Does Transience Accelerate Growth?

Right now, if you want a better-performing camera for your smartphone, you have to buy a whole new device. You can’t just swap out the camera. The same goes for other components such as storage, battery, and screen.

In 2013, this situation inspired Dutch designer Dave Hakkens to present his concept for a smartphone that would work completely differently. The clue’s in the name: Phonebloks are made of individual components or modules. Various “bloks” can be stuck onto a central board, much like Lego blocks. The “bloks”, which are discrete functional units, include a screen, processor, speakers, camera, or a memory card. So a user is not only able to configure the exact phone he or she wants, but also easily replace broken parts. If one module fizzles, it doesn’t mean the end of the entire device, which means saving money and reducing electronic waste. 


But Hakkens’s idea goes even further. Phonebloks is an open-platform, which allows external manufacturers to develop, produce, and distribute additional modules. Users can build their own custom smartphones from the variety of parts available.

Hakkens sees himself as a designer who develops concepts that inspire others. Phonebloks might still only be a conceptual study, but this hasn’t stopped Hakkens from founding an international online community in which potential users can share and continue to extend the Phonebloks idea.

© Dave Hakkens

Motorola/Google began to develop a modular smartphone, Project Ara, in 2013—around the same time as Hakkens’s first ideas. Project Ara takes its name from Ara Knaian, who led the project’s technical development with his Cambridge, MA–based engineering firm, NK Labs. The first functional prototype was released by the San Francisco company NewDealDesign. Like Hakkens, they see design as a pragmatic tool for solving problems. But unlike Hakkens, they’re not just working on ideas. As industrial designers, they’re also working on the concrete realization of products. The key element in their prototype is its endoskeleton, onto which users can slide modules held in place by magnets. According to Gadi Amit of NewDealDesign, “Project Ara allows the user to become the designer of his or her own product.” That’s why Project Ara is an open-platform project. For example, Lapka, a San Francisco design agency specializing in green technology, developed modules that measure air quality. But the smartphone has yet to come to fruition. Shortly before it was due to hit the market, Google killed the project.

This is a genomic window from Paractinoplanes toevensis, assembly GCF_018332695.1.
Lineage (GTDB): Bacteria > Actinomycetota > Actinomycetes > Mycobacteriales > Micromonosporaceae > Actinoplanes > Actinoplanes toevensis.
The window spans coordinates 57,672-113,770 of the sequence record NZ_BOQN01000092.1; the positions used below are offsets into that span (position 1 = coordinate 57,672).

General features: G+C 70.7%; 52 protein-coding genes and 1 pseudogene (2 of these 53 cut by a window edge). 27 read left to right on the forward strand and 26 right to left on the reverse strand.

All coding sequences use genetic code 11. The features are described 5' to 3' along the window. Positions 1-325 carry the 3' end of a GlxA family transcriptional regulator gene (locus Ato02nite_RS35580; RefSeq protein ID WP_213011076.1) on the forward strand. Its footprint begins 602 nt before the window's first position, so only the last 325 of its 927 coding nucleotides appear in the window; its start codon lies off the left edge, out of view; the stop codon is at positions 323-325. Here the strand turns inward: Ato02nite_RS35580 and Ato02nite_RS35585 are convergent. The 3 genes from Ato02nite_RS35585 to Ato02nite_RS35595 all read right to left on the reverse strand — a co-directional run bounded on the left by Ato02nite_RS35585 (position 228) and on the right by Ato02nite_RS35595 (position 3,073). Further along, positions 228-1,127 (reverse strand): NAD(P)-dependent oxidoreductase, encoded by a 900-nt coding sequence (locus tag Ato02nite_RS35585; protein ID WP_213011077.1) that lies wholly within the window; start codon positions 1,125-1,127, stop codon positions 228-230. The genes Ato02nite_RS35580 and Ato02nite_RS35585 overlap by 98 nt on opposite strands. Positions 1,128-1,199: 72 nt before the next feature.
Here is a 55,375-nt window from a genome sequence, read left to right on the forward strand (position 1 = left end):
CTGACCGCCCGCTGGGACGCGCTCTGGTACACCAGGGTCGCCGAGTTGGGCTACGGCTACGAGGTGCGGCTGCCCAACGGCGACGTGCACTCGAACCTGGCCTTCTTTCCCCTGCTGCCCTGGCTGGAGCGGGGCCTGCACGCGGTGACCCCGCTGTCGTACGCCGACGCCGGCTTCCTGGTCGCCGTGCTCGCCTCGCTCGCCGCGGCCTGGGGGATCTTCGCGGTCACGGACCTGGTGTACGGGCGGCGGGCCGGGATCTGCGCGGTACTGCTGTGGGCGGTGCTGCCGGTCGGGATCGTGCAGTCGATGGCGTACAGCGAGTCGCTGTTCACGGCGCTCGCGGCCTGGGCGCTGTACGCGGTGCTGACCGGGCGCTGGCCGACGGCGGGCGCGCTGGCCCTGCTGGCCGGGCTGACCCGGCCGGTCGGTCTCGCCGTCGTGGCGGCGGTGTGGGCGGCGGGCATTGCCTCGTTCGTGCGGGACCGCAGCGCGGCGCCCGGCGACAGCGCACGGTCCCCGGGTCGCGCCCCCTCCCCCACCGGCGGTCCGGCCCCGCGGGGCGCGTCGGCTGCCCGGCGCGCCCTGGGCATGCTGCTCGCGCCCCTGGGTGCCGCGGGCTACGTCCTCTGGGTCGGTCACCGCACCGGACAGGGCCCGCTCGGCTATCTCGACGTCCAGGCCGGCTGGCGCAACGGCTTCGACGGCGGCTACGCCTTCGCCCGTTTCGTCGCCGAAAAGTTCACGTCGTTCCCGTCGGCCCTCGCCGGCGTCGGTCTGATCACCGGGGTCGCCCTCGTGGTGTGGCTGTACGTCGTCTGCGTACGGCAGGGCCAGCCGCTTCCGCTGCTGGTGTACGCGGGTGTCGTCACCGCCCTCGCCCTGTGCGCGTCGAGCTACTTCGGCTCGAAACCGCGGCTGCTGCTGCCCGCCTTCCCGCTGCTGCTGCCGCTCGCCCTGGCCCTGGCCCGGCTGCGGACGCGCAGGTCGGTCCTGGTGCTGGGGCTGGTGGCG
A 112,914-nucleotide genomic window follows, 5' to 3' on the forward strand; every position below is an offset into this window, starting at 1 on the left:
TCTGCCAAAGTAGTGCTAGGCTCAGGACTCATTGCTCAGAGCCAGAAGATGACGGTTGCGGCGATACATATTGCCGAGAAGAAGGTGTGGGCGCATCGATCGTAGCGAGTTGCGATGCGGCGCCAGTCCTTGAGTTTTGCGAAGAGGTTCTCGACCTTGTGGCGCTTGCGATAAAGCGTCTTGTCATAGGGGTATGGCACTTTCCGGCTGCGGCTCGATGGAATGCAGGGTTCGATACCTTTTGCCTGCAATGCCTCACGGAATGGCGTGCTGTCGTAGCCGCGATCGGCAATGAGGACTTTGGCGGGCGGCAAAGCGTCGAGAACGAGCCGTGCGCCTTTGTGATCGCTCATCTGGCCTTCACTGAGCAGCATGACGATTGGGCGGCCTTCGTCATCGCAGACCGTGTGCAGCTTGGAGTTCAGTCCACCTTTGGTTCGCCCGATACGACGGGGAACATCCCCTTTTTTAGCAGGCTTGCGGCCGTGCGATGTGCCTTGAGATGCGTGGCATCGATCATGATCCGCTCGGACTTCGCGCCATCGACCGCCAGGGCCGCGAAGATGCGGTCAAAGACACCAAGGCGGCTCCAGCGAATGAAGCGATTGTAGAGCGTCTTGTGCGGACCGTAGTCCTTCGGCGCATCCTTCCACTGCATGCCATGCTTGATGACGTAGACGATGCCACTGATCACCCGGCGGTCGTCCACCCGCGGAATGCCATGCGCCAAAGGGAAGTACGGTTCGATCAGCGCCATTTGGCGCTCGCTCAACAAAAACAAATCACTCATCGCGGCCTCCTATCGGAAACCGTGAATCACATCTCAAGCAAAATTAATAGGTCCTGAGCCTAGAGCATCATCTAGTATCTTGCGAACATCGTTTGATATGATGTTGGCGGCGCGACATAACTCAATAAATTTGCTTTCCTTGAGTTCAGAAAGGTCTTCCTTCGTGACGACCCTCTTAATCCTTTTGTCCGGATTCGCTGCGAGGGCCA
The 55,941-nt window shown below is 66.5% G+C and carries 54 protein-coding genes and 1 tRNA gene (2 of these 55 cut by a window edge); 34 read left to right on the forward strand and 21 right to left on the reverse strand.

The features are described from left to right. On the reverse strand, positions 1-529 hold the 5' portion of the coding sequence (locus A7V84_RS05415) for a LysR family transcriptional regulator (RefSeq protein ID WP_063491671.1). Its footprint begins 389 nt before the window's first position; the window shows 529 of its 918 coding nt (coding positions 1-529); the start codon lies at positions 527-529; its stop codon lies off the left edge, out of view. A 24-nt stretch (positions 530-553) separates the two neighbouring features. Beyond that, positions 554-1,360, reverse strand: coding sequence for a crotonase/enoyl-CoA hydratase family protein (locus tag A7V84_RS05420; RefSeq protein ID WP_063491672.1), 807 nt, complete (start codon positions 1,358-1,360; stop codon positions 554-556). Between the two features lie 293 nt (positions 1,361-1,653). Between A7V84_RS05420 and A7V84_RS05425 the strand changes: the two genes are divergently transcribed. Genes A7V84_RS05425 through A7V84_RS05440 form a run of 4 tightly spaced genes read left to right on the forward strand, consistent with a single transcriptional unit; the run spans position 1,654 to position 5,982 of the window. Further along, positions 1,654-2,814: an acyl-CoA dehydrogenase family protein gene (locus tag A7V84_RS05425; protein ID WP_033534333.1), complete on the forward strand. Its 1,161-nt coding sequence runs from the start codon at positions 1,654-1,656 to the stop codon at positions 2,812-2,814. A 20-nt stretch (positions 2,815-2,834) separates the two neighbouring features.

© Dave Hakkens

Other manufacturers are of course working on modular smartphone concepts. Fairphone 2 allows customers to swap out some of its components, and a higher-powered camera, which can be used to upgrade the Fairphone 2, has just launched. LG and Motorola have also developed modular smartphones. But these products are less radical than the concepts developed by Phonebloks and Project Ara.

Why? Of course, technical problems continue to keep modular smartphones off the market. And our society might not be so interested in radical sustainability. After all, an economy focused on growth demands obsolescence—otherwise people wouldn’t have to keep buying new products.

© Dave Hakkens

But these ideas continue to evolve—and people will continue to develop more sustainable products using modular components. It might even happen more quickly than we predict:

In the spring of 2017, Facebook registered a patent on a modular smartphone. We can’t wait to see the first designs.

Friedrich von Borries, born in 1974, is an architect. He teaches Design Theory at the Hochschule für bildende Künste in Hamburg and runs the Projektbüro Friedrich von Borries in Berlin. The relationship between design and social development lies at the heart of his work, which exists in the border zone between urban planning, architecture, design, and art. “As scholars, we try to understand the world. As designers, we try to change it.”